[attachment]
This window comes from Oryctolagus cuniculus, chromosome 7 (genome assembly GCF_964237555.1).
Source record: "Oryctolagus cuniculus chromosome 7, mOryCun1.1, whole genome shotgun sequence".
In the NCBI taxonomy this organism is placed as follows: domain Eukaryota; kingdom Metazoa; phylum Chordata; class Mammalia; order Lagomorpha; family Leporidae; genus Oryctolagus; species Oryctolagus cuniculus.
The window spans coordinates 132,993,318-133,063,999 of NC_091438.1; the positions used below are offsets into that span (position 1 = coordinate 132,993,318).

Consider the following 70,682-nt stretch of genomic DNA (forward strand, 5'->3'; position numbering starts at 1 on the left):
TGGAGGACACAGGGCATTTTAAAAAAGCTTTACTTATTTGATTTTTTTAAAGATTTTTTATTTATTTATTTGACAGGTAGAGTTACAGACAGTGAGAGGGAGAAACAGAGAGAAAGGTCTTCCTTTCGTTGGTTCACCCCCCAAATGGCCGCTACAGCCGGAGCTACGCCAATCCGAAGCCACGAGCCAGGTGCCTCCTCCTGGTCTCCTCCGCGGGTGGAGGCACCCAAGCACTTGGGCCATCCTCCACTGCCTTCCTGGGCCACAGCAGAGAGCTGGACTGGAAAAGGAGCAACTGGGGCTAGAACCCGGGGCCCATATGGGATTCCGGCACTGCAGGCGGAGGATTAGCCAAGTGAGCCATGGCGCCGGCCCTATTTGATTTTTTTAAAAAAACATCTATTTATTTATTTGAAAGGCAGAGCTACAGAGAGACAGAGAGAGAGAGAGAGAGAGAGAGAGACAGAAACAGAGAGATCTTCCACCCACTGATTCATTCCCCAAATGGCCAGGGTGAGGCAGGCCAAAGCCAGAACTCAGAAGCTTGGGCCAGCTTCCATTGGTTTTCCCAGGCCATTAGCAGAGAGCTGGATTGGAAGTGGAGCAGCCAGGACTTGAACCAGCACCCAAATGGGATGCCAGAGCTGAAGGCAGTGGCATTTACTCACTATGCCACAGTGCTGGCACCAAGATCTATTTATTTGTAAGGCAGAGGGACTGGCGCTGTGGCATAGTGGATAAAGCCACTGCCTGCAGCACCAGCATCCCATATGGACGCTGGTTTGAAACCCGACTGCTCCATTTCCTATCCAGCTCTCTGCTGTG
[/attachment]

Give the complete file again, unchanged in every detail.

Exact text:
This window comes from Oryctolagus cuniculus, chromosome 7 (genome assembly GCF_964237555.1).
Source record: "Oryctolagus cuniculus chromosome 7, mOryCun1.1, whole genome shotgun sequence".
In the NCBI taxonomy this organism is placed as follows: domain Eukaryota; kingdom Metazoa; phylum Chordata; class Mammalia; order Lagomorpha; family Leporidae; genus Oryctolagus; species Oryctolagus cuniculus.
The window spans coordinates 132,993,318-133,063,999 of NC_091438.1; the positions used below are offsets into that span (position 1 = coordinate 132,993,318).

Consider the following 70,682-nt stretch of genomic DNA (forward strand, 5'->3'; position numbering starts at 1 on the left):
TGGAGGACACAGGGCATTTTAAAAAAGCTTTACTTATTTGATTTTTTTAAAGATTTTTTATTTATTTATTTGACAGGTAGAGTTACAGACAGTGAGAGGGAGAAACAGAGAGAAAGGTCTTCCTTTCGTTGGTTCACCCCCCAAATGGCCGCTACAGCCGGAGCTACGCCAATCCGAAGCCACGAGCCAGGTGCCTCCTCCTGGTCTCCTCCGCGGGTGGAGGCACCCAAGCACTTGGGCCATCCTCCACTGCCTTCCTGGGCCACAGCAGAGAGCTGGACTGGAAAAGGAGCAACTGGGGCTAGAACCCGGGGCCCATATGGGATTCCGGCACTGCAGGCGGAGGATTAGCCAAGTGAGCCATGGCGCCGGCCCTATTTGATTTTTTTAAAAAAACATCTATTTATTTATTTGAAAGGCAGAGCTACAGAGAGACAGAGAGAGAGAGAGAGAGAGAGAGAGACAGAAACAGAGAGATCTTCCACCCACTGATTCATTCCCCAAATGGCCAGGGTGAGGCAGGCCAAAGCCAGAACTCAGAAGCTTGGGCCAGCTTCCATTGGTTTTCCCAGGCCATTAGCAGAGAGCTGGATTGGAAGTGGAGCAGCCAGGACTTGAACCAGCACCCAAATGGGATGCCAGAGCTGAAGGCAGTGGCATTTACTCACTATGCCACAGTGCTGGCACCAAGATCTATTTATTTGTAAGGCAGAGGGACTGGCGCTGTGGCATAGTGGATAAAGCCACTGCCTGCAGCACCAGCATCCCATATGGACGCTGGTTTGAAACCCGACTGCTCCATTTCCTATCCAGCTCTCTGCTGTG